One of the first things they do once they have purchased their property (unless they tear down the existing cottage and build one several times larger) is to cut down most of the trees (rememeber, it's a forest) and plant grass.

They ensure a weed-free yard by putting fertilizer and weed killers on the grass and pesticides on their gardens, all within the drainage area of bedrock that filters these during rainfalls down into our lake.

In turn, the lake empties into a stream and subsequently into other lakes and rivers until the heavily polluted water joins Lake Ontario, the lowest of the Great Lakes system of North America.

None of the property owners drinks lake or river water any more because it is poisonous, though they happily play, swim and water ski in it. They never get caught breaking the law by applying poisons near the water--as they fully expect to be safeguarded from such unpleasantness--because police and conservation officers don't have time to catch more than the odd one who is overly foolish. Court cases cost tax money, so few people are charged.

They lament that the animals disappear from the property they bought in a "natural wilderness" though they would prefer to see animals only from a distance because they are afraid of them for the most part. Bears, foxes and coyotes (technically coydogs--domestic dogs that have gone wild and mates with coyotes) fascinate them at the dump.

City people have largely lost their connection with nature. Coincidentally, more and more of them question that anything of value was ever created by anyone other than men. They have largely lost their sense of wonder at nature as a creation of a deity because they believe that they are the masters of nature and they can change nature at will. Now that we can genetically alter just about anything, who cares about God?

They no longer fear God, though they may fear their neighbour or strangers who break into their property to find money and goods they can sell to buy drugs. Now these can be "home invasions," breakins that occur while the owners are asleep in their own dwellings. Usually the breakins are into empty cottages.

In short, a large number of big city dwellers have become excellent graduates of the school of relationships taught by Dale Carnegie.

I didn't use to lock my home or car doors because there was no one around to bother breaking in. Now I lock both to keep out the city folks who might do anything while enjoying their recreational drugs at their cottages on the weekends.

Dale Carnegie would surely be proud. His graduates know how to get what they want.

Bill Allin
Turning it Around: Causes and Cures for Today's Epidemic Social Problems, striving to provide some context for what we see around us.
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Saturday, June 02, 2007

Don't Let The Bastards Get To You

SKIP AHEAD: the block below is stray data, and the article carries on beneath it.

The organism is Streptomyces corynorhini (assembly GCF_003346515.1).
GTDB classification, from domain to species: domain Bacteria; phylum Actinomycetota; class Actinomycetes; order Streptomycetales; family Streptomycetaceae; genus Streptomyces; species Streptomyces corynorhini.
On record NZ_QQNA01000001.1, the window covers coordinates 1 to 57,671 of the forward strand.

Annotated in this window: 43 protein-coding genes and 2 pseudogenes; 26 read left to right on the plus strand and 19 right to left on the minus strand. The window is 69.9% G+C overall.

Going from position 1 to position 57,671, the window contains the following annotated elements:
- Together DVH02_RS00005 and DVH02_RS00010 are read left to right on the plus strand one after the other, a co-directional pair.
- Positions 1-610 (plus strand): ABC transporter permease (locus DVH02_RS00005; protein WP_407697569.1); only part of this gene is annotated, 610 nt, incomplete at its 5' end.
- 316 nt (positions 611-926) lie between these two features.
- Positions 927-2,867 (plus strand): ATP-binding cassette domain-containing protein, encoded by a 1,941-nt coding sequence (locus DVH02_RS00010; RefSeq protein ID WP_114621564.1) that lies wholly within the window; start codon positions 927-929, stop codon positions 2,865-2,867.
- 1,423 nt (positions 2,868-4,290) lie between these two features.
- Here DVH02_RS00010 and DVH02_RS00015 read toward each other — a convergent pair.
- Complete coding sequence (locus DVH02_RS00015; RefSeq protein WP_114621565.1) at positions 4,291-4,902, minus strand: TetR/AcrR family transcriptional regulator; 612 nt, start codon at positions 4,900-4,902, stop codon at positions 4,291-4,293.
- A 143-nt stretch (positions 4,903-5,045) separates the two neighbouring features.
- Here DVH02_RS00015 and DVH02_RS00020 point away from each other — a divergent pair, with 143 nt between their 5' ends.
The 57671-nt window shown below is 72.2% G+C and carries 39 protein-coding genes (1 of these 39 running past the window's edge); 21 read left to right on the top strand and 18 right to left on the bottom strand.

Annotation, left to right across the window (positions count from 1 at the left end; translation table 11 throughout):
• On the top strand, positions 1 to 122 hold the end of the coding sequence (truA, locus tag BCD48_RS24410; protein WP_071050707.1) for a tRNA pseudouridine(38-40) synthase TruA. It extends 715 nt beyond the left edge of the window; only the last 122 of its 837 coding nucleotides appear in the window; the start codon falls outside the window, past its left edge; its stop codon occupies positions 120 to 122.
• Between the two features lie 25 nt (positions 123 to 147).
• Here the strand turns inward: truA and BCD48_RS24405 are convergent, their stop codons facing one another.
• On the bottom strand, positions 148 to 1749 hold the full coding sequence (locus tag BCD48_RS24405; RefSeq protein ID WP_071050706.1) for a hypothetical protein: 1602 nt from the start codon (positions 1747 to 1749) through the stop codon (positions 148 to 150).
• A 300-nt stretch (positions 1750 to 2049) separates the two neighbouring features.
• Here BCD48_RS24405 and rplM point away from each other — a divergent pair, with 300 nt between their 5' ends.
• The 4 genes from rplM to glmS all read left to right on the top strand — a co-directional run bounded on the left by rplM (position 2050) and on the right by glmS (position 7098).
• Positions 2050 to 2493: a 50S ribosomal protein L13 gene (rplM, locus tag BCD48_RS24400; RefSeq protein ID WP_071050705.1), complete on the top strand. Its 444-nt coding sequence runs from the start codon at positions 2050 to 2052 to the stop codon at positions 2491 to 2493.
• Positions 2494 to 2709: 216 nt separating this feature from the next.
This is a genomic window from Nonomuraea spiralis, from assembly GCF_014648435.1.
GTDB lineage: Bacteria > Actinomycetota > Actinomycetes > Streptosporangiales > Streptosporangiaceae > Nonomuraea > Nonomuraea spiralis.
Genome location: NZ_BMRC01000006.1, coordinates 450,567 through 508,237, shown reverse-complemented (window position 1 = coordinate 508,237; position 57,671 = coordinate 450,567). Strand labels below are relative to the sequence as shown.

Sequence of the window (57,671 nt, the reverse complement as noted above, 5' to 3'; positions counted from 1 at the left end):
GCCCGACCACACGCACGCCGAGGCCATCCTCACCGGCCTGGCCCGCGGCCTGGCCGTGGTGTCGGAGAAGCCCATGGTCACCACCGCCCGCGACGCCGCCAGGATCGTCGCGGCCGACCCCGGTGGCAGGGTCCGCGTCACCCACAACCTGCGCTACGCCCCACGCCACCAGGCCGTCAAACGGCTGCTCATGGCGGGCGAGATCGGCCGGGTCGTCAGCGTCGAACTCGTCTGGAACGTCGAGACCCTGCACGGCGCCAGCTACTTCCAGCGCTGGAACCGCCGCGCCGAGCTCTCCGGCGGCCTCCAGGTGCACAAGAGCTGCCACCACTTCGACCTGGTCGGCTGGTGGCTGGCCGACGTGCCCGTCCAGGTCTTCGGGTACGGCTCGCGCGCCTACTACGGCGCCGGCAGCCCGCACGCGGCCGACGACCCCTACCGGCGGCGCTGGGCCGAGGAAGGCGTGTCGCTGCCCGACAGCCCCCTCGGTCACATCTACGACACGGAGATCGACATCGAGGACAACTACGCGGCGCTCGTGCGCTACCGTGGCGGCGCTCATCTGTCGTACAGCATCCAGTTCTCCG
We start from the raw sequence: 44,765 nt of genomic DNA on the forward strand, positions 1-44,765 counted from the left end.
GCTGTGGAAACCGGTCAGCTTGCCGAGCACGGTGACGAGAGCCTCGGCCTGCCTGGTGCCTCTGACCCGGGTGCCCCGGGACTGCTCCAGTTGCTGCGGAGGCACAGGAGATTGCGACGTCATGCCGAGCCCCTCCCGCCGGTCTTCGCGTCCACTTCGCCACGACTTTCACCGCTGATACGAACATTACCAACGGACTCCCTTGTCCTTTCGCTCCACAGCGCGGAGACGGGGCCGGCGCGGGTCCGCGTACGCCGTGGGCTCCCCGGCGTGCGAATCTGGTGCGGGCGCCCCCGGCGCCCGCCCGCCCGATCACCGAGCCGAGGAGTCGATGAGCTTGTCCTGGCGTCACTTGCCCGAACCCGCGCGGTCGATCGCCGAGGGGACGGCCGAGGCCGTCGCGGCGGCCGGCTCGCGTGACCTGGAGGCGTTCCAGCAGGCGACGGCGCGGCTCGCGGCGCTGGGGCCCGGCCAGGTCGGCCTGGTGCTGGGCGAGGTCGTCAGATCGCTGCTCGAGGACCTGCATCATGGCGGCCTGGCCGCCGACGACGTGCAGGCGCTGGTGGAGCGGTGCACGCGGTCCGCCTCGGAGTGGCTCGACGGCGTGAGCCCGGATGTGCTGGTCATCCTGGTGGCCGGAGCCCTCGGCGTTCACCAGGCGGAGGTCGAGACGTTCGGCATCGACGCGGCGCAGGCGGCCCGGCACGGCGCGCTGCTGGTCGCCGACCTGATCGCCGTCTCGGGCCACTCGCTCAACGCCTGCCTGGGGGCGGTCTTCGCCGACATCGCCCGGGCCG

Forgiveness is the sweetest revenge.
- Isaac Friedmann

It seems strange to put the words forgiveness and revenge into the same sentence, especially to relate them to each other.

The kind of quiet forgiveness that most of us would think of would not apply in this situation, I believe. That is, carrying around a grudge instead of letting a hurt drop and forgetting about it won't cause anyone any revenge.

Letting go of hurts by others will be a great release and relief for you, however. Carrying a grudge has a negative impact on the immune system. The immune system is very sensitive, so that when the brain senses a hurt of some kind that is an emotional hurt instead of a physical one it will send energy to the source of the hurt, taking it away from the immune system.

Forgetting the grudge allows the immune system to rebalance, setting you up once again to be ready for an attack by microbes.

Simply forgiving someone for a hurt you perceive might do nothing for the other person because the other may not even know he has hurt you. Or he may not care if he was that kind of person to hurt in the first place.

To achieve the kind of revenge Friedmann talked about would require you to obviously tell the offending party that he had hurt you and that you forgive him for his hurt. That will make him realize that he has done some harm that he likely didn't intend.

However, will making the offending person feel guilty make you feel any better? As much as we would all like to believe it would, it doesn't work that way for most of us. If we didn't like being hurt, we won't think well of ourselves for causing guilt (a form of hurt) in the other person.
So is there no way out of hurt when someone else has done something against you? There is a way, but it's not easy and it takes considerable practise to master the skill.

While we would all like to believe that others are as sensitive and caring as we are, the fact is they are not. Few people are sensitive to the hurts of others. After a suicide, murder-suicide or mass suicide, those close to the perpetrator almost always can think of ways that they should have noted that would show that the person was not mentally stable. But these clues were not noticed or not registered as important at the time. They weren't sensitive to the most obvious kinds of problems a troubled person had.

With so many insensitive people around, we would have to have all of them feeling guilty about their misdeeds if revenge were to be taken in full. That can't happen or the world would be a sadder and likely more dangerous place as a result.

Some people are just plain stupid. Stupid people do stupid things. Some of those stupid things hurt others. If one of those stupid things hurts you, realize that it came from a stupid person and forget it.

Otherwise it's like bumping your head on something at home then putting your fist through the wall to make the building pay for hurting you. The building seldom feels guilty and the perpetrator of your hurt won't either.

Stupid people do stupid things. Get over it. You don't have to like them or have anything to do with them if they are that way. Surely you have more productive ways to invest your life than to try to make stupid people hurt for being stupid.

They won't get better. You can by learning this technique.

Bill Allin
Turning It Around: Causes and Cures for Today's Epidemic Social Problems, striving to help you indentify the stupid people and stay away from them.